A minute hand of a clock makes a complete revolution in one hour. That is, it turns **360∘** in one hour.

**Whats better 3 or 6 MOA? ›**

Both types of red dots are perfectly functional and will work in a variety of situations, but a 3 MOA red dot is generally better for higher precision and longer distances, while a 6 MOA red dot gives you faster target acquisition and is easier to see.

**What is the difference between 1 MOA and 3 MOA? ›**

An MOA number listed on a red dot sight refers to how large the dot will appear on a target that is 100 yards away. Since we know that **1 MOA is 1 inch at 100 yards, a red dot listed as 3 MOA will appear 3 inches in diameter at 100 yards, 6 inches at 200 yards, and 9 inches at 300 yards**.

**What angle is 1 30 o clock? ›**

Hence, at 1:30, the angle between the hour and the minute hand is **135 degree**.

### At what time clock will make an angle of 30 between 8 and 9am? ›

Hence, **8:11** is the correct answer.

**What is an angle of 1 second? ›**

When measuring angles, a second is **1/60th of a minute**, and a minute is 1/60th of a degree. The symbol for second is two tick marks: " The symbol for minute is one tick mark: '

**How close should you hit it from 100 yards? ›**

Just a quarter (25 percent) of approach shots from 100 yards settle inside **9 feet**. The average shot ends up 18 feet, 5 inches from the hole. And again, this is for Tour pros! So remember, the next time you've got a wedge in your hand, to manage your expectations.

**Is a 3 or 6 MOA pistol better? ›**

In the question of 3 MOA vs 6 MOA, the **6 MOA red dot sight is better for pistols**— whether it's plinking, target shooting, or home defense. Given the gun's design, you most likely won't be shooting past 100 yards. A larger dot reticle will start to lose precision at farther distances.

**What magnification scope do I need for 100 yards? ›**

As a general rule, **1x magnification per 100 yards of distance** has been the prescription for some time. By that standard, one could adequately take an 800 yard shot with an 8x rifle scope. On the contrary, if you've looked through a scope at 8x, you'll soon realize that more magnification is nice to have.

**How far should a 70 year old hit a golf ball? ›**

Golfers of all ages typically hit their 9 iron **126 yards**. Golfers in their 20s typically will hit their 9 iron 139 yards while golfers over the age of 60 will be much closer to 110 yards.

**How far should your 7 iron go? ›**

A PGA Tour player hits a 7-iron between 172-215 yards. Meanwhile, a short-hitting amateur male golfer averages 120 yards with the same club. According to the USGA, golf's governing body in the United States, the average male amateur golfer hits driver 217 yards, as recently as 2019.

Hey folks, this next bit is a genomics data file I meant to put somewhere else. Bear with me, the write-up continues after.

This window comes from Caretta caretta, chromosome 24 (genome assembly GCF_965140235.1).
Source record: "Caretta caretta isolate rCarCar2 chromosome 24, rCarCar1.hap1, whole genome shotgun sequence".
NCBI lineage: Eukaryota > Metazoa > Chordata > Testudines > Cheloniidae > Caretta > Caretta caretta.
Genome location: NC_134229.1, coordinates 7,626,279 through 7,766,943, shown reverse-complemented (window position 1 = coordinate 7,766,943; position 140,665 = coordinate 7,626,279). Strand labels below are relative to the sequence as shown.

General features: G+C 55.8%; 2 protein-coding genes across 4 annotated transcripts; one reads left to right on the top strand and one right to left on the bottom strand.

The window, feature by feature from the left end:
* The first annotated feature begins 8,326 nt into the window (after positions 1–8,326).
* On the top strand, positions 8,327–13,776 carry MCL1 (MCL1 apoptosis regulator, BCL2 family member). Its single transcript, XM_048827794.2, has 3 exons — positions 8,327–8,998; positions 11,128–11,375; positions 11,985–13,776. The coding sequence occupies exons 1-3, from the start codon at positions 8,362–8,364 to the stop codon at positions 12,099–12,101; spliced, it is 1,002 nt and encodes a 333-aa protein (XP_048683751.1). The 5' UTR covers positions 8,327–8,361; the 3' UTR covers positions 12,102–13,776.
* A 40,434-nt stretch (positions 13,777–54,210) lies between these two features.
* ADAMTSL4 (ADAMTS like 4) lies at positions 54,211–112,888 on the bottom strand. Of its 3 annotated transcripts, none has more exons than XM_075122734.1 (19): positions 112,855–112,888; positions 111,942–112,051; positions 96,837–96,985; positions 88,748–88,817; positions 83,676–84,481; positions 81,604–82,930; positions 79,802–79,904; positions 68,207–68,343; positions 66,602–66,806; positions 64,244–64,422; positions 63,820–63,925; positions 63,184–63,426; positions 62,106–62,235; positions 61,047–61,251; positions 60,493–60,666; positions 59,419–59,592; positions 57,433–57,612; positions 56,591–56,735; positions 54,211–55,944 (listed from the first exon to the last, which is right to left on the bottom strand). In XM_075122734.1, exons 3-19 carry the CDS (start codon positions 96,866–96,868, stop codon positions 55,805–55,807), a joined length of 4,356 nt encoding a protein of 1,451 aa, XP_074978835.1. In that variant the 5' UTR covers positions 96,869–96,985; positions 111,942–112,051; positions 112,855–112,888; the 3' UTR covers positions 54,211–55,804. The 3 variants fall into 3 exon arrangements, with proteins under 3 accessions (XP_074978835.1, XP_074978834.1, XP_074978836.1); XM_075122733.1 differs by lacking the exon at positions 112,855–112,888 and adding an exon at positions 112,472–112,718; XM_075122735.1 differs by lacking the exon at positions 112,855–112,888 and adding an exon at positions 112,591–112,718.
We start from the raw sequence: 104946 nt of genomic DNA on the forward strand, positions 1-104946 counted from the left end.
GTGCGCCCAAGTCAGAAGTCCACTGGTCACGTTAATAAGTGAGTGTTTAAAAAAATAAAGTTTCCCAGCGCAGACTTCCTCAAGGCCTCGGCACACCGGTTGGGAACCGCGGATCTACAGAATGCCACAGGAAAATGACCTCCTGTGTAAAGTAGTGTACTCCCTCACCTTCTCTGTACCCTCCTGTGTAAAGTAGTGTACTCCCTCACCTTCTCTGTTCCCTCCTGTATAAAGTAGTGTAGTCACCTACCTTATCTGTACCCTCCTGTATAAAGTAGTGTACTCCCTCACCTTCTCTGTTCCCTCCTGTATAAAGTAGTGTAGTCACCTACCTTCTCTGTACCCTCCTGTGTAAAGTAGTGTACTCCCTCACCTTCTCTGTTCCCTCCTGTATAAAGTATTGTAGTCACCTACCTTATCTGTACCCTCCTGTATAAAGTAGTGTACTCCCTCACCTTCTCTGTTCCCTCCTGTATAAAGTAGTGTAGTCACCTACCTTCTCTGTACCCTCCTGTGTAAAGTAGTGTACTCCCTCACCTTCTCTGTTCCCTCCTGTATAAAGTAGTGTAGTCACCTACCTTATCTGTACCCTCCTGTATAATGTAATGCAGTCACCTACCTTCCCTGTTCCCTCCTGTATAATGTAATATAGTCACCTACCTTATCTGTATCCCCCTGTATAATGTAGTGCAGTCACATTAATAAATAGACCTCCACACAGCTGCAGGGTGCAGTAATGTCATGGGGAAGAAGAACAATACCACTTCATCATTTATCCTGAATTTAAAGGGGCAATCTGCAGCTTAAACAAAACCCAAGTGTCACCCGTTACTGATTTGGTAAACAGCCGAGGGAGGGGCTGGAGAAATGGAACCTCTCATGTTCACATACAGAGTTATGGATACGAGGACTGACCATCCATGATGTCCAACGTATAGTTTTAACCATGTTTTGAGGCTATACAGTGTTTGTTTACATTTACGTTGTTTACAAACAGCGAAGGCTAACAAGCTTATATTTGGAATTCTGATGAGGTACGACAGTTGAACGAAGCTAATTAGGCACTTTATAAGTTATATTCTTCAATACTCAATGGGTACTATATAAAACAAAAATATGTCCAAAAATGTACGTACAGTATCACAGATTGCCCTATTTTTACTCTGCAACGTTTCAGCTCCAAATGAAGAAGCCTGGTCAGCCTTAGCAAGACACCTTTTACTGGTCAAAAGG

**How far does a 10 handicapper hit a driver? ›**

The average driving distance for a golfer with a handicap between 5 and 10 is **231 yards**. That's getting even closer to the average distance for all golfers and might make you feel a little bit better.

**How many MOA should a pistol have? ›**

The most popular MOA size for a pistol-mounted red dot sight is a **6 MOA** reticle. The reason you might want to use a 6 MOA on a pistol is because it's easy to find the red dot when you draw and look through the glass, which allows for quicker target acquisition.

**Do smaller guns have more kickback? ›**

If a gun has more mass, meaning heavier, then that amount of momentum is going to result in less acceleration or movement in the gun: meaning, less recoil or “kick.” In short, **a larger handgun will generally have less felt recoil**.

### How far is a 3x9x40 scope Good For? ›

What range is a 3-9×40 scope good for? For this model, a range of **50 yards to 300 yards** is ideal. There may be more advanced scopes for long-range shooting.

**What magnification do snipers use? ›**

It's known that snipers like, have used, and continue to use **10x fixed scopes**. These days, more and more variable zoom optics are coming into the market with even better glass, tracking, and durability than they've ever had before.

**What scope do I need for 300 yards? ›**

The answer is really simple: a **3-9X riflescope** provides an additional level of magnification for every 100 feet, all the way out to 300 yards (900 feet). For many years, 300 yards was about the limit of what most big-game hunters considered to be an ethical shooting distance.

**What distance should I zero my red dot? ›**

**15 or 25 Yard** Zero

For handgun users with red dot sights the 15 yard and 25 yard zeroes are most popular because the chances of people engaging targets at distances much further than this doesn't happen very often, if ever.

**Can you use a red dot at 100 yards? ›**

However, of the main three types of red dot sights, they tend to be the best for fast target acquisition and affordability. How far should you sight with a reflex sight? **You can take down targets within 100 yards without much issue**.